Manduhai Buyandelger received her Ph.D. from Harvard University and prior to coming to MIT was a post-doctoral fellow at Harvard Society of Fellows. Her first book Tragic Spirits: Shamanism, Gender, and Memory in Contemporary Mongolia (University of Chicago Press, 2013) won a 2014 Francis L.K. Hsu book prize from the Society of East Asian Anthropology and was shortlisted as one of the top five social science books on Asia by the International Convention of Asia Scholars (ICAS) in 2015. The book tells a story of the collapse of the socialist state and the responses of marginalized rural nomads to devastating changes through the revival of their previously suppressed shamanic practices. She is at work on her second book, tentatively titled A Thousand Steps to the Parliament: Women Running for Election in Postsocialist Neoliberalizing Mongolia. She focuses on the ways in which democratic elections and neoliberal policies influence the co-constitution of gender and politics, and the ways in which Mongolian case makes legible some of the taken-for-granted and normalized aspects of democratization in more established democracies elsewhere.
Manduhai Buyandelger’s essays appeared in American Ethnologist, Journal of Royal Anthropological Association, Inner Asia, and Annual Review of Anthropology.
Tragic Spirits: Shamanism, Gender, and Memory in Contemporary Mongolia (University of Chicago Press, 2013)
|Review of Not Quite Shamans: Spirit Worlds and Political Lives in Northern Mongolia, by Morten Axel Pedersen. American Anthropologist (submitted)|
|2009||Mongolian Shamanism: The Mosaic of Performed Memory In Genghis Khan and the Mongol Empire. Fitzhugh and all eds., Smithsonian Institution|
|2008||Post-Post-Transition Theories: Walking on Multiple Paths. Annual Review of Anthropology. 37:235-50. 2007|
|2007||Dealing with uncertainty: Shamans, marginal capitalism, and the remaking of history in postsocialist Mongolia. In American Ethnologist Vol. 34, No. 1, pp. 127-147|
How Culture Works
Introduces diverse meanings and uses of the concept of culture with historical and contemporary examples from scholarship and popular media around the globe. Includes first-hand observations, synthesized histories and ethnographies, quantitative representations, and visual and fictionalized accounts of human experiences. Students conduct empirical research on cultural differences through the systematic observation of human interaction, employ methods of interpretative analysis, and practice convincing others of the accuracy of their findings.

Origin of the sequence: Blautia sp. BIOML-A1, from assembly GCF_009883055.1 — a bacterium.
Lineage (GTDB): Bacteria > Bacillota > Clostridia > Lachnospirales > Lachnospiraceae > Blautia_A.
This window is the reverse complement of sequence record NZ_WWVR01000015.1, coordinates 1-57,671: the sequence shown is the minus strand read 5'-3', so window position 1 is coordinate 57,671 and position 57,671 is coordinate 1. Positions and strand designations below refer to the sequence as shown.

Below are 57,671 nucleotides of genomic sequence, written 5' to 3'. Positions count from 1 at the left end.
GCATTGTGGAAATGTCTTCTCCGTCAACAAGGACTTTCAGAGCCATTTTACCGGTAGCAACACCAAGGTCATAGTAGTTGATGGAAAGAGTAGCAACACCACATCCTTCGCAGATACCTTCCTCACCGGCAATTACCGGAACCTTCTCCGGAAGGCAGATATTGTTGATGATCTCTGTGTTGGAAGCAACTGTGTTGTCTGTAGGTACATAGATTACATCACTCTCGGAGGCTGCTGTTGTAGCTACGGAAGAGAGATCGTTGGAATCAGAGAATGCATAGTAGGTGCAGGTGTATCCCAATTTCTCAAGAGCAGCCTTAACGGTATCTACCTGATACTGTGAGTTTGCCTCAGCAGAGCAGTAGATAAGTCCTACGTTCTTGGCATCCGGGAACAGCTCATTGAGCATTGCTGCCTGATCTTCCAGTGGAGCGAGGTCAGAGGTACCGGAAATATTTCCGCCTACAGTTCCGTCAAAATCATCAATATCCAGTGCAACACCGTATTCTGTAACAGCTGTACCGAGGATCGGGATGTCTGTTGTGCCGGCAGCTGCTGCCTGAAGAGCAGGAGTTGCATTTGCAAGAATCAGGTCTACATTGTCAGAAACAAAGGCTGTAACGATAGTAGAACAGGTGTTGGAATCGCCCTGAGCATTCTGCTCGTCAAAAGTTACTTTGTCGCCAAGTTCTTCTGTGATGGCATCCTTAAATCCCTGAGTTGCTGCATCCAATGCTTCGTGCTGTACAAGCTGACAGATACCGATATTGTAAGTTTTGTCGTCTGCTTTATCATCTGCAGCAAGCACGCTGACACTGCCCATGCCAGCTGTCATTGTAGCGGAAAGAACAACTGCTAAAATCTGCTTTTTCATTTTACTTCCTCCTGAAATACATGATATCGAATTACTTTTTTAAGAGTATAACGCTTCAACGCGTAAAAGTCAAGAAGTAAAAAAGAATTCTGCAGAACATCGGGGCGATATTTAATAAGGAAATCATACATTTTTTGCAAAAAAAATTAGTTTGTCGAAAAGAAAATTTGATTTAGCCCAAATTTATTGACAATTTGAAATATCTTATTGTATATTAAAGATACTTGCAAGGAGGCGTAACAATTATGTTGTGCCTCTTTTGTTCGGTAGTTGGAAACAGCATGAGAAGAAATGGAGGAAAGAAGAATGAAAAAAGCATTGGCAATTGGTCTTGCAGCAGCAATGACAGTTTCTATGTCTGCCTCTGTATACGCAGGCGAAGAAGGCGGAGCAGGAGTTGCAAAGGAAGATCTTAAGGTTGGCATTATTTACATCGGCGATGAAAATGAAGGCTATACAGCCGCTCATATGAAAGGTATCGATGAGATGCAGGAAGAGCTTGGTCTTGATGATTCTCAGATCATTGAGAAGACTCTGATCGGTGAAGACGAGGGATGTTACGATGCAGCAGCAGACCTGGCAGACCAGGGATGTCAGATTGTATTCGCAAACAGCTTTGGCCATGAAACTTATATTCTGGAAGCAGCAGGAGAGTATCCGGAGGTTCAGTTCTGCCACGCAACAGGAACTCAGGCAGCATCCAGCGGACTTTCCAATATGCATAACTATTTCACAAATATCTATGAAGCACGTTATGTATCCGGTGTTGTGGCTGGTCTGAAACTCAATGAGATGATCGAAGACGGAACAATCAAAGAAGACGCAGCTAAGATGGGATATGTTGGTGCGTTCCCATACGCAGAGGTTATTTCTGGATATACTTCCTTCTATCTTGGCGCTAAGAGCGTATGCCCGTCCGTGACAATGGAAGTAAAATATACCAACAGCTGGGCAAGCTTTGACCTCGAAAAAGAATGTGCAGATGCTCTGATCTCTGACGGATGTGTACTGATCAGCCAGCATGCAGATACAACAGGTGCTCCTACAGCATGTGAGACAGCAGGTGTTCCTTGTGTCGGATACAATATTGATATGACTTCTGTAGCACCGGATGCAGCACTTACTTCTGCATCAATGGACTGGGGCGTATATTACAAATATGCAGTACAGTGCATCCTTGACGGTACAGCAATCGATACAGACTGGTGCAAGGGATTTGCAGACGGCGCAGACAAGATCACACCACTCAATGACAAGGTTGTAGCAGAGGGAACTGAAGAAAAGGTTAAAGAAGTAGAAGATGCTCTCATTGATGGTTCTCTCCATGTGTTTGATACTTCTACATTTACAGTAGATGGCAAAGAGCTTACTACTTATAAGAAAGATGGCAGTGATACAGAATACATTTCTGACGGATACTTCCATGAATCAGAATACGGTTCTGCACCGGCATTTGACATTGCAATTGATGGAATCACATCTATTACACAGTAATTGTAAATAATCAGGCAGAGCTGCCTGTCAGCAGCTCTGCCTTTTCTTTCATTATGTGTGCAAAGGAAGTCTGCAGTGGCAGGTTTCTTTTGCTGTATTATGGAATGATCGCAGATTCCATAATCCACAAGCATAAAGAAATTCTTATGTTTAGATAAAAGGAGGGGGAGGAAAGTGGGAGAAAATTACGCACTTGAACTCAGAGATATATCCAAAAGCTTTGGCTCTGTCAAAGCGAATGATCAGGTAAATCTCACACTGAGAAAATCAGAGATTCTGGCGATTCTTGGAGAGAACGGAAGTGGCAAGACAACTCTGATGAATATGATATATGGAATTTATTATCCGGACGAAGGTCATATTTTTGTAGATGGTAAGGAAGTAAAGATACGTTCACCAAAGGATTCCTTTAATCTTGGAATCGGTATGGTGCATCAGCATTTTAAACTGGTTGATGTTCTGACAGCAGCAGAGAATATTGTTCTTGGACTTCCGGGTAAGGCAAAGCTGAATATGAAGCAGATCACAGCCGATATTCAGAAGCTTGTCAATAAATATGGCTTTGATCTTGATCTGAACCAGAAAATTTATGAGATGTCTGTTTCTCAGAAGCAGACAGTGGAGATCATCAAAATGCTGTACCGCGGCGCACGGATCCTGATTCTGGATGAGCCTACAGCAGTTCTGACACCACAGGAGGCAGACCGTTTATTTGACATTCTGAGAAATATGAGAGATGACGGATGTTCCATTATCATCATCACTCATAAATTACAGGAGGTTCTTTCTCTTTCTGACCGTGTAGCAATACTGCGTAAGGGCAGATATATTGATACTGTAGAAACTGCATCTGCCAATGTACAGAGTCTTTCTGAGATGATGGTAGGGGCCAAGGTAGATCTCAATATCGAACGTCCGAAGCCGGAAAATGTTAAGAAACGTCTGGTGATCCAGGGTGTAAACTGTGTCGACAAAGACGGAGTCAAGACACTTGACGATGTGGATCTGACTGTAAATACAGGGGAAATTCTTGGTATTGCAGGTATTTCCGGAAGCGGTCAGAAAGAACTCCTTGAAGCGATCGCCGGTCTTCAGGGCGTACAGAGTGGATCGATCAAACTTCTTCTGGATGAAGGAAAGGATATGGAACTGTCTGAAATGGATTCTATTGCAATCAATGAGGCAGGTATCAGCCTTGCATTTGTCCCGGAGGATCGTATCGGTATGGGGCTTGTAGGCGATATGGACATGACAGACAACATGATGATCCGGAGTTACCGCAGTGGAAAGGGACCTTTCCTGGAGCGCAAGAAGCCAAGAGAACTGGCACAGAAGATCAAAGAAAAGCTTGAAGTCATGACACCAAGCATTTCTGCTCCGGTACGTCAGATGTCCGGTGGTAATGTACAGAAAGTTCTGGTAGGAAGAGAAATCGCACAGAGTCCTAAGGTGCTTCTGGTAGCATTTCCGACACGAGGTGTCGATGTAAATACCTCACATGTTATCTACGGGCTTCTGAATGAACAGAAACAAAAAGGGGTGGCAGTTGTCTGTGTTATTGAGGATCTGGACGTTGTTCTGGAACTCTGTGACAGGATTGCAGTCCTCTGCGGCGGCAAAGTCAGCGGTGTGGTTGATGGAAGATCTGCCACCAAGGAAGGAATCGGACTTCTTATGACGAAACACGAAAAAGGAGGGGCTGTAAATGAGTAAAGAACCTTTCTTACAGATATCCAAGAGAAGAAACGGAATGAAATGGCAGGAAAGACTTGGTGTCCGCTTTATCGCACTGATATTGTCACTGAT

Cultures of East Asia
Explores diverse cultures, everyday experiences, and political economies in East Asian countries, such as China, Japan, Korea, and Singapore, with additional examples from the surrounding regions. Examines the different ways people in these regions experience and understand globalization, as well as the changing structures of kinship and family, work and organizational culture, media, consumption, and the role of government. Readings cover ethnographic studies of the world's largest seafood market in Tokyo, the effect of the Asian financial crisis on South Korea, the role of science in formulating China's one child policy and its economic and social implications, and the state and ethnic diversity in Singapore.
Explores recent scholarly accounts, advocacy, media and other representations of human trafficking for the purpose of forced labor and sexual slavery. Ethnographic and fictional readings along with media analysis help to develop a contextualized and comparative understanding of the phenomena in both past and present contexts. Examines the wide range of factors and agents that enable these practices, such as technology, cultural practices, social and economic conditions, and the role of governments and international organizations. Discusses the analytical, moral and methodological questions of researching, writing, and representing trafficking and slavery.
Introduces scholarly debates about the sociocultural practices through which individuals and societies create, sustain, recall, and erase memories. Emphasis is given to the history of knowledge, construction of memory, the role of authorities in shaping memory, and how societies decide on whose versions of memory are more "truthful" and "real." Other topics include how memory works in the human brain, memory and trauma, amnesia, memory practices in the sciences, false memory, sites of memory, and the commodification of memory. Students taking graduate version complete additional assignments.
21A.141J / WGS.274J
Images of Asian Women: Dragon Ladies and Lotus Blossoms
Explores some of the forces and mechanisms through which stereotypes are built and perpetuated. In particular, examines stereotypes associated with Asian women in colonial, nationalist, state-authoritarian, and global/diasporic narratives about gender and power. Students read ethnography, fiction, and history, and view films to examine the politics and circumstances that create and perpetuate the representation of Asian women as dragon ladies, lotus blossoms, despotic tyrants, desexualized servants, and docile subordinates. Students are introduced to debates about Orientalism, gender, and power.
|2015||Longlists ICAS Book Prize 2015, International Convention of Asia Scholars, for Tragic Spirits|
|2014||Hsu Book Prize, Society for East Asian Anthropology, for Tragic Spirits|
|2013||James A. and Ruth Levitan Prize in the Humanities, MIT School of Humanities, Arts, and Social Sciences|
|2012||MIT SHASS Research Fund|
|2008||National Science Foundation (Gender and Technologies of Election in Mongolia)|
|2008||Wenner-Gren Foundation Post-doctoral Grant|